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I have several laptops in the house, plus a desktop that has wired internet. (The laptops are wireless) The desktop's internet speed is normal, but on the laptops really sluggish. It can barely load a webpage. The laptops are in different places around the house, but they are all slow so I don't think it has to do with how far away they are from the router (ASUS DSL - N13).

Any clues on what it might be?

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Some standard things to try:

  • Try a different channel. And if everyone stuck to channels 1, 6, and 11, the world would be a better place. There are network-scanning tools like inSSIDer that help you visualize which channels are most busy where you are.
  • Try disabling wide (40MHz) channels. If you're in an area where you can barely find a single 20MHz-wide channel that's free enough to use, then trying to use a double-wide channel is probably just going to make you run into more interference.
  • Try disabling other sources of 2.4GHz interference around you, such as Bluetooth, Wii Remotes, wireless speakers (including subwoofers), wireless webcams/security cams, wireless room-to-room A/V senders, cordless phones (some labeled 5.8GHz actually use 2.4GHz as well), microwave ovens, etc. etc.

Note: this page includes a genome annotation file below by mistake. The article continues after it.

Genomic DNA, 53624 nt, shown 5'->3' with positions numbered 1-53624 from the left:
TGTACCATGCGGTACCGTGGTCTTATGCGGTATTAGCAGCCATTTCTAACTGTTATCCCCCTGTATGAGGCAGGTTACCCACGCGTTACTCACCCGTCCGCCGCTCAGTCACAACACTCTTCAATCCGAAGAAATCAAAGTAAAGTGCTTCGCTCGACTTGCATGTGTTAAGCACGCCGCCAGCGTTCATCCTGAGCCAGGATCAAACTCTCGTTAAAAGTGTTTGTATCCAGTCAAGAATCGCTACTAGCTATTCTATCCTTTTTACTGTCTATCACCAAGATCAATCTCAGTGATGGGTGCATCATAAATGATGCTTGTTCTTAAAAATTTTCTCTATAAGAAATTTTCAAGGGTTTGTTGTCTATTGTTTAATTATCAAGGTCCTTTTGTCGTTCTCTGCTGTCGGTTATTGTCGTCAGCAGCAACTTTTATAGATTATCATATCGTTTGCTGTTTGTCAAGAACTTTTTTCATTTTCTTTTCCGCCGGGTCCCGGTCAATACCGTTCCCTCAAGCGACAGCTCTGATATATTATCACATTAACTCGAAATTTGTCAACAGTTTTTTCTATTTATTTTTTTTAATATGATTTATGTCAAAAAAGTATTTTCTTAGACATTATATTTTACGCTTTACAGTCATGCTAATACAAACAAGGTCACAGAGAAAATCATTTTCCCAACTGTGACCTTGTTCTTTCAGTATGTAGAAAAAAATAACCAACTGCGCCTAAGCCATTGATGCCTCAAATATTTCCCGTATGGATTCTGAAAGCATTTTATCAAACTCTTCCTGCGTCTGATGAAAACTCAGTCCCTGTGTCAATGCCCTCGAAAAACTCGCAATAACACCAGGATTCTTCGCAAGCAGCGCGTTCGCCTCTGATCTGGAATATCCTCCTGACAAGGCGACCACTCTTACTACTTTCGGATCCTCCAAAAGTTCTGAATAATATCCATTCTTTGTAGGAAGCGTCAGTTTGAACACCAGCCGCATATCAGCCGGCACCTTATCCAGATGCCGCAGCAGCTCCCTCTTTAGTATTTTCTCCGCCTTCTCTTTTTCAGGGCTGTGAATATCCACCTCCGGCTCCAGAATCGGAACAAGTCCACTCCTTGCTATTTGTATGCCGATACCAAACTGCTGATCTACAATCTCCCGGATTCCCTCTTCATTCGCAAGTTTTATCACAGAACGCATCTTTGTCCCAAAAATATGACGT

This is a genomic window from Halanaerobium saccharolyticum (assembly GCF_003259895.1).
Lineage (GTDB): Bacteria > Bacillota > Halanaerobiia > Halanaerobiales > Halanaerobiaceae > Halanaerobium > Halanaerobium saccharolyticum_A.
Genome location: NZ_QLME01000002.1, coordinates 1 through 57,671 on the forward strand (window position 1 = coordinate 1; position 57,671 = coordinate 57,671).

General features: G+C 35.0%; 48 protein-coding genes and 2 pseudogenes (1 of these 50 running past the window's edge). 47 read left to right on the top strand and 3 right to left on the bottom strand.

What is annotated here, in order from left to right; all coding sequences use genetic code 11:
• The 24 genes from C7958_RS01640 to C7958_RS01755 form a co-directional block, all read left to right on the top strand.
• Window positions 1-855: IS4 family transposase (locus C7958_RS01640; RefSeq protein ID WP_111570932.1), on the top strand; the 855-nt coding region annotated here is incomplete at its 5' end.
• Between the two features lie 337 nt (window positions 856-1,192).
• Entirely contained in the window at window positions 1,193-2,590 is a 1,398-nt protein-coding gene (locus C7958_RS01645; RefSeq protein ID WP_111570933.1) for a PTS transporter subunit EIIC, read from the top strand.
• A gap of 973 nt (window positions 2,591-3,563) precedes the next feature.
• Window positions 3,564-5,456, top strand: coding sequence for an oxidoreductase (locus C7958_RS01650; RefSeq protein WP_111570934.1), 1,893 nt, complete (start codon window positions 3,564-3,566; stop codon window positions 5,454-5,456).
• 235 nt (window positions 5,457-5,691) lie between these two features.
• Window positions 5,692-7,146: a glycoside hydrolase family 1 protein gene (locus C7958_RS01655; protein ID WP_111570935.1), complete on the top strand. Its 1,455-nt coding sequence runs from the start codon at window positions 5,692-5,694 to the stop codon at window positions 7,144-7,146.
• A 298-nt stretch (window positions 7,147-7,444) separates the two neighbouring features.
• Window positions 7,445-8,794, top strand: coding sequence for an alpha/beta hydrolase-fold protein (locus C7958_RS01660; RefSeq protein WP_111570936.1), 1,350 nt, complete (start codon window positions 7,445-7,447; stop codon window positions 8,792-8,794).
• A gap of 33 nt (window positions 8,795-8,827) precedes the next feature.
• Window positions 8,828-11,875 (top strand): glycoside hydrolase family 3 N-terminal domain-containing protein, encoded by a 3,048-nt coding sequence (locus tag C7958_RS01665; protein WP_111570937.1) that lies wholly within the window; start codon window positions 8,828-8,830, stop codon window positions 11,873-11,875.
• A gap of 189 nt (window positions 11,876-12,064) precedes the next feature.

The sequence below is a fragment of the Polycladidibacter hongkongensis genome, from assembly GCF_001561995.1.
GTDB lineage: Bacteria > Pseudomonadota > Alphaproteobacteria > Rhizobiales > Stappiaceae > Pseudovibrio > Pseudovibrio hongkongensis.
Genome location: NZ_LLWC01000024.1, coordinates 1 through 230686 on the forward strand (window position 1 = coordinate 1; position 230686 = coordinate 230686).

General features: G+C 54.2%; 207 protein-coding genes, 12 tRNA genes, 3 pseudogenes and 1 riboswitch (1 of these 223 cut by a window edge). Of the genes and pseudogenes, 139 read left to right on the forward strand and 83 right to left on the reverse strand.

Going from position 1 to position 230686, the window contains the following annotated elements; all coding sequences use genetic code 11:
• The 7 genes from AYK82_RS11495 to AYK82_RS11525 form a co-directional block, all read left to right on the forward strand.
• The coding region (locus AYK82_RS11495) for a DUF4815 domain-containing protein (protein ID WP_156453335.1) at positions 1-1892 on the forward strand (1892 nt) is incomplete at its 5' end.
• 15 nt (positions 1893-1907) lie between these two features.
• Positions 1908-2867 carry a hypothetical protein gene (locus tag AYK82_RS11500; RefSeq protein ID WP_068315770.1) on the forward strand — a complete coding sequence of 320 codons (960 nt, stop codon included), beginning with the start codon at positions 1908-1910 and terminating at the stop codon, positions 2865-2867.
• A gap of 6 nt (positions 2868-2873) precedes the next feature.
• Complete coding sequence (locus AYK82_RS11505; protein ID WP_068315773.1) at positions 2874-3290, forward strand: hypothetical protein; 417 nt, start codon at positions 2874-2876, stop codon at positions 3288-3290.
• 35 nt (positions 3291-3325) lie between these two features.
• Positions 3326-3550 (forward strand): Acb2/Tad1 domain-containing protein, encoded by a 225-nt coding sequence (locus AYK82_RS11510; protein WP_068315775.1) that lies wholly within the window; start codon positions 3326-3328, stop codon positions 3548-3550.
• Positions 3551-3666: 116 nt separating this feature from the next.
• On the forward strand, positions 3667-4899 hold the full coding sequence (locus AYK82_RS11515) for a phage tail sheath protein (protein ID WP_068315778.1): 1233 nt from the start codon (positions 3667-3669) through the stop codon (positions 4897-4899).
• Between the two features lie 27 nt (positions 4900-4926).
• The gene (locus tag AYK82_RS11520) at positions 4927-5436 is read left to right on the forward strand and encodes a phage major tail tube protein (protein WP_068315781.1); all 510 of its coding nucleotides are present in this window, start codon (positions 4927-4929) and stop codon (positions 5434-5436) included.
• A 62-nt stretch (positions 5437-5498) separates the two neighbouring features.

• Re-enable the B and G rates if you previously disabled them. Even N gear uses B and G rates for best performance at range, so it's a bad idea to disable those rates.
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I am ignorant of "if everyone stuck to channels 1, 6, and 11, the world would be a better place" -- please clarify. – Mr.Wizard Dec 24 '11 at 17:48
Channels other than 1, 6, and 11 spill over onto 1, 6, and 11. So if you use, say, channel 4, you'll likely harm channel 1 as much as if you were using channel 1 and you'll harm channel 6 as much as if you were using channel 6. – David Schwartz Dec 24 '11 at 21:22
@Mr.Wizard The 2.4GHz Wi-Fi channels each overlap several nearby channels. 1, 6, and 11 are far enough apart that they don't overlap each other. So if you only have 3 networks in range of each other they should be on 1, 6, and 11. If you have a fourth network in range it's better to re-use one of 1, 6, or 11, because same-channel interferers are dealt with more efficiently by the 802.11 protocol than partially-overlapping-channel interferers. – Spiff Dec 24 '11 at 22:15

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